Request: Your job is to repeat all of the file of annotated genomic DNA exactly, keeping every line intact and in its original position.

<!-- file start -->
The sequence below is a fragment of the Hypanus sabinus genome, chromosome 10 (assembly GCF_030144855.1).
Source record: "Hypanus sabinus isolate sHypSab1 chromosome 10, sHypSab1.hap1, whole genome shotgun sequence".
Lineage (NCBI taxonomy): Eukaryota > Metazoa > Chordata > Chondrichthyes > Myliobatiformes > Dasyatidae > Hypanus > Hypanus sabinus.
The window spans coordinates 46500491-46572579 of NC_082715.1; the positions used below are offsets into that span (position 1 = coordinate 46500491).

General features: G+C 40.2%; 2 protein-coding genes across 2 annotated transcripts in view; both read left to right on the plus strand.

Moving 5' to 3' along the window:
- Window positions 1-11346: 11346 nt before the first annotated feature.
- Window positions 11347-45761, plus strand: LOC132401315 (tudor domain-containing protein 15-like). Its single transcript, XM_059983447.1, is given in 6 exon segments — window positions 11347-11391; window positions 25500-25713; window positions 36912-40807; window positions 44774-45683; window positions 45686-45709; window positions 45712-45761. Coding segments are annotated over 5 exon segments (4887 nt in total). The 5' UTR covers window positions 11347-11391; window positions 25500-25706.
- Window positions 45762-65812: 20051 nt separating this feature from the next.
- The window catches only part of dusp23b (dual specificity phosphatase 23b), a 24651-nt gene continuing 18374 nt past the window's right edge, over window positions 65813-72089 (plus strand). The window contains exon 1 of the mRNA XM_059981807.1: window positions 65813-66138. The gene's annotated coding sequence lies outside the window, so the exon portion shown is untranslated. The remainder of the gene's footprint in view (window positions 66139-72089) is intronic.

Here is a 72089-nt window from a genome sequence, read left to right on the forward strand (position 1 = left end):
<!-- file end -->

The sequence below is a fragment of the Hypanus sabinus genome, chromosome 10 (assembly GCF_030144855.1).
Source record: "Hypanus sabinus isolate sHypSab1 chromosome 10, sHypSab1.hap1, whole genome shotgun sequence".
Lineage (NCBI taxonomy): Eukaryota > Metazoa > Chordata > Chondrichthyes > Myliobatiformes > Dasyatidae > Hypanus > Hypanus sabinus.
The window spans coordinates 46500491-46572579 of NC_082715.1; the positions used below are offsets into that span (position 1 = coordinate 46500491).

General features: G+C 40.2%; 2 protein-coding genes across 2 annotated transcripts in view; both read left to right on the plus strand.

Moving 5' to 3' along the window:
- Window positions 1-11346: 11346 nt before the first annotated feature.
- Window positions 11347-45761, plus strand: LOC132401315 (tudor domain-containing protein 15-like). Its single transcript, XM_059983447.1, is given in 6 exon segments — window positions 11347-11391; window positions 25500-25713; window positions 36912-40807; window positions 44774-45683; window positions 45686-45709; window positions 45712-45761. Coding segments are annotated over 5 exon segments (4887 nt in total). The 5' UTR covers window positions 11347-11391; window positions 25500-25706.
- Window positions 45762-65812: 20051 nt separating this feature from the next.
- The window catches only part of dusp23b (dual specificity phosphatase 23b), a 24651-nt gene continuing 18374 nt past the window's right edge, over window positions 65813-72089 (plus strand). The window contains exon 1 of the mRNA XM_059981807.1: window positions 65813-66138. The gene's annotated coding sequence lies outside the window, so the exon portion shown is untranslated. The remainder of the gene's footprint in view (window positions 66139-72089) is intronic.

Here is a 72089-nt window from a genome sequence, read left to right on the forward strand (position 1 = left end):